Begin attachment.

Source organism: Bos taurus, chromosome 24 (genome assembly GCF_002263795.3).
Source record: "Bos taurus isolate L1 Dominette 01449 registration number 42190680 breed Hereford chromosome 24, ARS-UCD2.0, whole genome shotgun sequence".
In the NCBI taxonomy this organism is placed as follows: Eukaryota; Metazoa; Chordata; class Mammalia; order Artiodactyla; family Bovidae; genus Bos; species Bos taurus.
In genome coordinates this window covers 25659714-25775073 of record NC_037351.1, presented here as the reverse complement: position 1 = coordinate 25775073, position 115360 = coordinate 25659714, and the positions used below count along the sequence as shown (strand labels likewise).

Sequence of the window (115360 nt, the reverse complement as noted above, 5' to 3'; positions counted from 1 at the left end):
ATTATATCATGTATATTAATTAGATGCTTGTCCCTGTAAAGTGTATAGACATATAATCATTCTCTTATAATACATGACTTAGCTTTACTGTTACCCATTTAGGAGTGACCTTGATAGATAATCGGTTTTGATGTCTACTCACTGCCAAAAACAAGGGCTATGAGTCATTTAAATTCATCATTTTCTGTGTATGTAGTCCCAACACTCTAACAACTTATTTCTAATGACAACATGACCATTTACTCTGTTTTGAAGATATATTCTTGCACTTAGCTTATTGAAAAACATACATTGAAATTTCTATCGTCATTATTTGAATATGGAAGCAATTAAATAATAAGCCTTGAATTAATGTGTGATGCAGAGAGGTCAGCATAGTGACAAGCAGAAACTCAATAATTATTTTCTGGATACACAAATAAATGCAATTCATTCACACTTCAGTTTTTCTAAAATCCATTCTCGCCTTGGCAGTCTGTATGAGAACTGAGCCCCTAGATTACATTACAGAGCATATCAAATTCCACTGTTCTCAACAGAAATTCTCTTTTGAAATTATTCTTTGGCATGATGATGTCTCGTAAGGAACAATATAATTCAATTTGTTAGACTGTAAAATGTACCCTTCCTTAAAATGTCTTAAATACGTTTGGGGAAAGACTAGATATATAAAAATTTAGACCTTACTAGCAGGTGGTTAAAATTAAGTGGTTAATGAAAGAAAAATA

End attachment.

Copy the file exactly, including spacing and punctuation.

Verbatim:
Source organism: Bos taurus, chromosome 24 (genome assembly GCF_002263795.3).
Source record: "Bos taurus isolate L1 Dominette 01449 registration number 42190680 breed Hereford chromosome 24, ARS-UCD2.0, whole genome shotgun sequence".
In the NCBI taxonomy this organism is placed as follows: Eukaryota; Metazoa; Chordata; class Mammalia; order Artiodactyla; family Bovidae; genus Bos; species Bos taurus.
In genome coordinates this window covers 25659714-25775073 of record NC_037351.1, presented here as the reverse complement: position 1 = coordinate 25775073, position 115360 = coordinate 25659714, and the positions used below count along the sequence as shown (strand labels likewise).

Sequence of the window (115360 nt, the reverse complement as noted above, 5' to 3'; positions counted from 1 at the left end):
ATTATATCATGTATATTAATTAGATGCTTGTCCCTGTAAAGTGTATAGACATATAATCATTCTCTTATAATACATGACTTAGCTTTACTGTTACCCATTTAGGAGTGACCTTGATAGATAATCGGTTTTGATGTCTACTCACTGCCAAAAACAAGGGCTATGAGTCATTTAAATTCATCATTTTCTGTGTATGTAGTCCCAACACTCTAACAACTTATTTCTAATGACAACATGACCATTTACTCTGTTTTGAAGATATATTCTTGCACTTAGCTTATTGAAAAACATACATTGAAATTTCTATCGTCATTATTTGAATATGGAAGCAATTAAATAATAAGCCTTGAATTAATGTGTGATGCAGAGAGGTCAGCATAGTGACAAGCAGAAACTCAATAATTATTTTCTGGATACACAAATAAATGCAATTCATTCACACTTCAGTTTTTCTAAAATCCATTCTCGCCTTGGCAGTCTGTATGAGAACTGAGCCCCTAGATTACATTACAGAGCATATCAAATTCCACTGTTCTCAACAGAAATTCTCTTTTGAAATTATTCTTTGGCATGATGATGTCTCGTAAGGAACAATATAATTCAATTTGTTAGACTGTAAAATGTACCCTTCCTTAAAATGTCTTAAATACGTTTGGGGAAAGACTAGATATATAAAAATTTAGACCTTACTAGCAGGTGGTTAAAATTAAGTGGTTAATGAAAGAAAAATA